Online Teaching: Instructor Concerns

A three-year review of concerns about online teaching was conducted at Oklahoma State University.  The resulting article, “Exploring Online Teaching: A Three-Year Composite Journal of Concerns and Strategies from Online Instructors,” speaks eloquently to what faculty worry about when teaching online courses and how they address these concerns.

The authors (Lin, Dyer, and Guo) explore the challenges facing online instructors in the trenches and suggest approaches for addressing those challenges in online teaching. They categorize these challenges as:

  1. Concerns about Self–concerns about teaching adequacy and survival
  2. Concerns about Task-concerns about instructional duties and management
  3. Concerns over Impact-concerns about student learning.
    (Source: Article citation below. Above quote from page 4)

Concerns about Self

Rightly so, instructors new to online teaching have legitimate concerns about the adequacy of their teaching ability, whether they can cope with handling an online class, and whether teaching online will necessitate substantially more time on task.

Journals from online instructors in this study reveal an almost universal belief that preparation for online teaching was more time-consuming than traditional teaching. Among the many recommendations in this section include: careful planning and structuring for the online course; becoming familiar with all the features of the course management system; using a range of media and technologies; diversifying assessment techniques; and introducing a new tool per semester to avoid technology overload.

Concerns about Task

Online teaching requires mastering tasks common to traditional teaching including: classroom management, teaching strategies, creating course content, and structuring the course. These duties are mediated via a learning management system (LMS) and other tools, all requiring learning — and preferably — mastery. For example, does an instructor have the ability to do a screen capture, create an interactive syllabus, or moderate an online discussion? These skills, among many, enhance an online course.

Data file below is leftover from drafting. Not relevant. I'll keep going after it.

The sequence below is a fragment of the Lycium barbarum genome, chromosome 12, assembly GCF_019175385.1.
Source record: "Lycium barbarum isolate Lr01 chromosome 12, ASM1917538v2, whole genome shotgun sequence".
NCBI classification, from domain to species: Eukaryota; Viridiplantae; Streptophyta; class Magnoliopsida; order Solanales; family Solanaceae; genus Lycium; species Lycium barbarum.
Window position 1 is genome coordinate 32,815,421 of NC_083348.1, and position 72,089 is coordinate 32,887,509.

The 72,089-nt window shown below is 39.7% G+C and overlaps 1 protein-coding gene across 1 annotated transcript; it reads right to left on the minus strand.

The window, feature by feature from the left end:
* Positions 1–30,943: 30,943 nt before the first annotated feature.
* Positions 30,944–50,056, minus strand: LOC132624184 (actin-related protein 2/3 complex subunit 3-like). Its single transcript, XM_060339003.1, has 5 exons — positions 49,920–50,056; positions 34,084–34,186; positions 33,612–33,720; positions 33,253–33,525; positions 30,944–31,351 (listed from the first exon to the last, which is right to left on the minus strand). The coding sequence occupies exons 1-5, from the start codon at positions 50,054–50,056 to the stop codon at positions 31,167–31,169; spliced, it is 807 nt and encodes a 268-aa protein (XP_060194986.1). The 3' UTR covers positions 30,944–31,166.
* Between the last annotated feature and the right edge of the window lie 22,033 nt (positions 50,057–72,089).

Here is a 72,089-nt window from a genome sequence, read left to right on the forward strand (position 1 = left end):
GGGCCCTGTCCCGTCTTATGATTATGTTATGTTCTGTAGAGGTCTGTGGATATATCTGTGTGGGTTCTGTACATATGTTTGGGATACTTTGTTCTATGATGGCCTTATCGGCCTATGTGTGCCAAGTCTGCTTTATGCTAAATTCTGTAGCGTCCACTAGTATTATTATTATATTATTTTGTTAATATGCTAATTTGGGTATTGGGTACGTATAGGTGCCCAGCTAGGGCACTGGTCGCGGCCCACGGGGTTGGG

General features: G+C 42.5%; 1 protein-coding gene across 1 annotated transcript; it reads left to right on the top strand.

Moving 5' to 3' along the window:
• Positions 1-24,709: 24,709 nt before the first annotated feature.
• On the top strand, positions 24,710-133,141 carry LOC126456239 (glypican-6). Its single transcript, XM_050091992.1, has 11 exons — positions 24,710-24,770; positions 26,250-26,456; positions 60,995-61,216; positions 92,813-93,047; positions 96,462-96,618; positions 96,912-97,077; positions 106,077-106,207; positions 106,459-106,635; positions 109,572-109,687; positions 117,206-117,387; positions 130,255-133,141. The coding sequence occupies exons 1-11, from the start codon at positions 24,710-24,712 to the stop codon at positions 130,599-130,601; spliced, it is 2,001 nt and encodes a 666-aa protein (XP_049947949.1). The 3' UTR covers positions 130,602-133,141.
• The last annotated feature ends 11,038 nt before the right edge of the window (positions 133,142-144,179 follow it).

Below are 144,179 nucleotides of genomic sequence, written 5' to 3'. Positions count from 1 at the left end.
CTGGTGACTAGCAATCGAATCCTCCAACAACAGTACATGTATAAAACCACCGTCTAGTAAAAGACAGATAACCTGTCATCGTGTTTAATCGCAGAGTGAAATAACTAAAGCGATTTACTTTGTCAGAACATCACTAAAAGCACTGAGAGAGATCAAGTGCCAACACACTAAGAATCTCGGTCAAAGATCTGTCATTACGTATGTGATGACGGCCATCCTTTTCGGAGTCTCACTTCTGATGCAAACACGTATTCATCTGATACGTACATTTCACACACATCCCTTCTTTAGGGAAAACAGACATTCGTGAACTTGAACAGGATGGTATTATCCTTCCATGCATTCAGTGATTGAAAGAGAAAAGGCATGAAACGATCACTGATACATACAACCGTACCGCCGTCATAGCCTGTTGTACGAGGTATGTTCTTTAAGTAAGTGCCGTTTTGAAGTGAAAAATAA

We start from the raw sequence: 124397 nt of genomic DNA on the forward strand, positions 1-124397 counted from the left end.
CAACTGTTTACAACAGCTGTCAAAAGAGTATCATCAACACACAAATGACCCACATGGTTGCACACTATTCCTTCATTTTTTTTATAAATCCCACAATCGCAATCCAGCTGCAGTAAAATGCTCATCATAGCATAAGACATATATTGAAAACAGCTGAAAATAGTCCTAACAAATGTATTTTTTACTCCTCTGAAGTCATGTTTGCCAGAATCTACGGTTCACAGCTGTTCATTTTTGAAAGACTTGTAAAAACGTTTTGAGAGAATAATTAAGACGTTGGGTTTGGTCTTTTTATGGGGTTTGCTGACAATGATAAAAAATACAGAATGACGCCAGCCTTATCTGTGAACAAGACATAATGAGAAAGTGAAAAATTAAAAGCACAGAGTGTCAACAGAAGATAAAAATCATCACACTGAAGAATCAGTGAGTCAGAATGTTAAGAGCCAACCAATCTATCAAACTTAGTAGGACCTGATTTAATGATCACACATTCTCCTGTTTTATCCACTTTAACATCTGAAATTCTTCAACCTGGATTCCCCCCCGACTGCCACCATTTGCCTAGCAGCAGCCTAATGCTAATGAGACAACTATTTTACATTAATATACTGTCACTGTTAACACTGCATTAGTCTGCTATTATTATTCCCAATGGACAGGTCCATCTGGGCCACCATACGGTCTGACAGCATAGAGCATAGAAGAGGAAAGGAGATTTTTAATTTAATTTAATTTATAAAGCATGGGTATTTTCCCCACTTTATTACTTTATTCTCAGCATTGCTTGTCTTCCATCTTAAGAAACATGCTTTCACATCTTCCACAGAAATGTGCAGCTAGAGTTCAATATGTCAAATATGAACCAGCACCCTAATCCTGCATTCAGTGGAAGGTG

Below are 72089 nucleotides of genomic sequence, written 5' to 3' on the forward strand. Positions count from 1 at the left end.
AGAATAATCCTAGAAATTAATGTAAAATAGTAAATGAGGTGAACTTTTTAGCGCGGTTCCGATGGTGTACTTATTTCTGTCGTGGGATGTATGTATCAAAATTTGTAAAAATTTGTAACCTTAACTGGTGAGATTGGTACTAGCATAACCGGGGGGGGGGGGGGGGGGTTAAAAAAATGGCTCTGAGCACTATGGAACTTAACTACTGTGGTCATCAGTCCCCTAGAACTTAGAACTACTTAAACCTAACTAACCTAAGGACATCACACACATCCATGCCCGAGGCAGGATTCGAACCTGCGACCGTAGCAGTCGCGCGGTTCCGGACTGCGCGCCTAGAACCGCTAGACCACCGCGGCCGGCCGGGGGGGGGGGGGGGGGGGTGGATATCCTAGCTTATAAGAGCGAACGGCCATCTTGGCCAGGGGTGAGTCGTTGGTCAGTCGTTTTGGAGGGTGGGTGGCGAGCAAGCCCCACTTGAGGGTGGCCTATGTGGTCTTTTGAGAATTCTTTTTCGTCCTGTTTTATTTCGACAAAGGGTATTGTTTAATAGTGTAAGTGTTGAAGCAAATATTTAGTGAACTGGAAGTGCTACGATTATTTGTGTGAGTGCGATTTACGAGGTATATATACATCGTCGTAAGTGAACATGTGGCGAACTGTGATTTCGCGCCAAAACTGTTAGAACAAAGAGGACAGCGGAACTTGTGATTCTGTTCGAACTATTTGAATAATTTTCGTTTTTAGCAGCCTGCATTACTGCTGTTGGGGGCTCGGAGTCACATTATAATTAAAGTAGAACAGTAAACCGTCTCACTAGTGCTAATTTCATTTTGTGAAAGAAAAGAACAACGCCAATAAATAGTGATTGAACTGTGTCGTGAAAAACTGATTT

Recommendations for this section include: Carefully moderating online discussions and providing feedback to students; requiring students to post twice for each online forum; creating a FAQ for the course; using tracking tools in the LMS to ensure students are keeping up with the work; and creating rubrics for grading. Given the pace of change within the educational technology marketplace, instructors will need to upgrade their skill set in a systematic and ongoing manner.

Concerns about Impact

All conscientious instructors want their students to learn. Ensuring that learning is taking place in an online environment poses additional challenges for instructors. Getting to know your students’ abilities online, assessing their work, and measuring their progress are concerns that seem more daunting online.

Recommendations for these impact issues include: creating a syllabus quiz; developing collaborative, engaging projects; conveying passion for what you teach; sending out weekly emails to keep students on task; and keeping a reflective journal on your teaching practices for future course revisions.

Final Thoughts

This study presents a wealth of common-sense advice and problem-solving strategies by online instructors. I believe that the findings from this study can be useful for faculty developers and instructional technologists throughout higher education. Given the enormous challenges of teaching today– and the additional challenges of teaching online– faculty need real direction and support in this undertaking. As increasingly online teaching and learning enter the higher educational mainstream, articles like this point the way to articulating and addressing the real concerns of online faculty.


Lin, H., Dyer, K., and Guo, Y. (2012), “Exploring Online Teaching: A Three-Year Composite Journal of Concerns and Strategies from Online Instructors,” Online Journal of Distance Learning Administrators, Vol. 15, Issue 3 (Fall 2012).
Retrieved from:


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1 Response to Online Teaching: Instructor Concerns

  1. amceo says:

    thanks you for the great information.

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